During the early stages of your working life, or throughout your student years. You are always told about supposed career faux pas which you must avoid at all costs. Here we help you remove the noise and outline the 4 biggest career mistakes you can make.
If you can avoid these 4 mistakes, you will be on a fast-track to career bliss.
1) Ignoring your passion
One of the most important aspects of career success is the consistency of your career path with your passions. If you are passionate about your work, then it won’t seem like a chore. Not only will you feel fulfilled if you do what you love, but over time you will become great at what you do. In short, if you follow your passion, not only will you enjoy what you are doing, additionally you will be better at what you do.
Discovering your true passions can sometimes be incredibly difficult. The philosopher Allan Watts suggests, considering what you would do if money was not an object. For example, if money didn’t matter, what would you do with your time? It can also be a useful exercise to think back to your dreams and hobbies when you were younger.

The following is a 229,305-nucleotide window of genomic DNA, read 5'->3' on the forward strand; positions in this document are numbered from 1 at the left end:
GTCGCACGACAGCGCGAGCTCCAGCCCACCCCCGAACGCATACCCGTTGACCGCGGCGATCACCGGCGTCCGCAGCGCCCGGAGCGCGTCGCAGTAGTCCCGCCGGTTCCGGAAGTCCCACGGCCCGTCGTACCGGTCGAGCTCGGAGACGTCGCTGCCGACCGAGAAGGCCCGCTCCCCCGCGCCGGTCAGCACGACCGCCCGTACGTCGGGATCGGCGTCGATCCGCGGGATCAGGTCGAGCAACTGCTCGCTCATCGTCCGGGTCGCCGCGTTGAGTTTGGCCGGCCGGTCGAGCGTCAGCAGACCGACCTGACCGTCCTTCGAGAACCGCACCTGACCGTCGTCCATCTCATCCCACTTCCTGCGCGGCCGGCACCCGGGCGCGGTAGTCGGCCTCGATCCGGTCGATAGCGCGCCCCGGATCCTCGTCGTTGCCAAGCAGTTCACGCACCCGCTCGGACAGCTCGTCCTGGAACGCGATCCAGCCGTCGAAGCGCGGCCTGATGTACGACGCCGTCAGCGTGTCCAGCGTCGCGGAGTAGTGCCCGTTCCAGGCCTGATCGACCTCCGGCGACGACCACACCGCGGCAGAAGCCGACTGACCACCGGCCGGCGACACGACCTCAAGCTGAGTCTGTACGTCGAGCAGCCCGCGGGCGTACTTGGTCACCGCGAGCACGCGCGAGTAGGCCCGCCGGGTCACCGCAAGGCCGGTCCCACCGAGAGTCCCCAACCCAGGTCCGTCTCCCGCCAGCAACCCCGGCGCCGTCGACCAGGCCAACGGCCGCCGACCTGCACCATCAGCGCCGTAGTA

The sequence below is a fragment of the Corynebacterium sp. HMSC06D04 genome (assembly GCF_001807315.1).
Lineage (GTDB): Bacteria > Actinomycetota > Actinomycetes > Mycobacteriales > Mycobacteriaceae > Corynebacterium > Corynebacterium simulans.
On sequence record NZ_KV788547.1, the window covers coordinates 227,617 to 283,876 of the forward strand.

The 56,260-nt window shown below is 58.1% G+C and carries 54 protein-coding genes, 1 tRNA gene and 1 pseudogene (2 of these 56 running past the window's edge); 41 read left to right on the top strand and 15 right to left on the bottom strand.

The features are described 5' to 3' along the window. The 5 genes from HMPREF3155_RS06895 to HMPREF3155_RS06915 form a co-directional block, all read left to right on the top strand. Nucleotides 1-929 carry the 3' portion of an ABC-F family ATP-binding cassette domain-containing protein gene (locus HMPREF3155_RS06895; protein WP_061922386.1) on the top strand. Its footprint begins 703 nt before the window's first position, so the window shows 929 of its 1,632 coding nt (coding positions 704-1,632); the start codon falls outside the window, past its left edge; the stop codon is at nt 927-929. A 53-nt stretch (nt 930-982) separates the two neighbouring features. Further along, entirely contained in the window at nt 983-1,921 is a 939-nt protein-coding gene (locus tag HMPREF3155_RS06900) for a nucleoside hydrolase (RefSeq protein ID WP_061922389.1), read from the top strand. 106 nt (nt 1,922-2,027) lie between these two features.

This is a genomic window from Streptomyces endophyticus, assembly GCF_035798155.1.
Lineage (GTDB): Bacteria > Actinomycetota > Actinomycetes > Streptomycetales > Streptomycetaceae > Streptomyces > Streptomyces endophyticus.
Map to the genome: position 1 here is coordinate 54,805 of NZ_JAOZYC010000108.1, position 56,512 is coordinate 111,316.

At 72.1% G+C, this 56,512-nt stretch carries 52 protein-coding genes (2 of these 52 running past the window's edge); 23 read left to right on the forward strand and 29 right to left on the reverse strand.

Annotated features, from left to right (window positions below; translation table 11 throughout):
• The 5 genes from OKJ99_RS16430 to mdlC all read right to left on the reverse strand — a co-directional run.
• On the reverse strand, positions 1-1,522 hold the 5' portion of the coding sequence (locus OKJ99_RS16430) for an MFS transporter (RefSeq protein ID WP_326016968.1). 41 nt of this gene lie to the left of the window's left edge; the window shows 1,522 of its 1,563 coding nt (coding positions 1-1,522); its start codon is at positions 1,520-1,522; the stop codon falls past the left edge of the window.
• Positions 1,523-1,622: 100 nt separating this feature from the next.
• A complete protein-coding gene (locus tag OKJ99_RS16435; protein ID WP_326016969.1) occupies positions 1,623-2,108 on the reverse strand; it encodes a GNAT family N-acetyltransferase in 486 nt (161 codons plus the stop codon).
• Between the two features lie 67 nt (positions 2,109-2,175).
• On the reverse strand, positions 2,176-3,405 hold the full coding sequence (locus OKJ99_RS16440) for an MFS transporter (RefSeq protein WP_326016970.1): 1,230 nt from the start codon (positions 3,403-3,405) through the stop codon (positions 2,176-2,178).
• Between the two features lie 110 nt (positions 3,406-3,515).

2) Setting your expectations too low
If you set your expectations too low, there is little opportunity for you to achieve anything worthwhile in your life. By setting your expectations too low, you limit your opportunities.
Ambition is the fuel that will light the fire of your career. Human beings are goal fulfilling machines, if your aspirations are too low you will be stuck in a limbo of mediocrity. It is not your skills or talent that limits you, rather it is your vision and your drive to achieve that matters.
3) Missing out on relevant experience
Work experience, internships, volunteering, blah, blah, blah. You are constantly told that you must have experience to have a successful career.
According to Forbes 66% of employers value work experience more than academic experience. But satisfying an employer isn’t the only reason to get experience in your chosen field. Experience lets you try things out, learn about a particular field and make your mistakes before being thrown in the deep end.
4) Not networking and burning bridges
“When you’ve worked hard, and done well, and walked through that doorway of opportunity, you do not slam it shut behind you. You reach back, and you give other folks the same chances that helped you succeed.” – Michelle Obama
Once they’ve got that job, many people will simply stop networking. This is completely the wrong approach to networking, networking should be a two-way exchange. The key to continual career growth is the mutual exchange of assistance that is afforded by networking.
One burnt bridge, could be a missed opportunity further down the line. This implies the importance of continually managing your network and helping others connect with potential opportunities that may be of interest to them.
The old adage “it’s not what you know, it’s who you know” becomes increasingly valid as the years go by.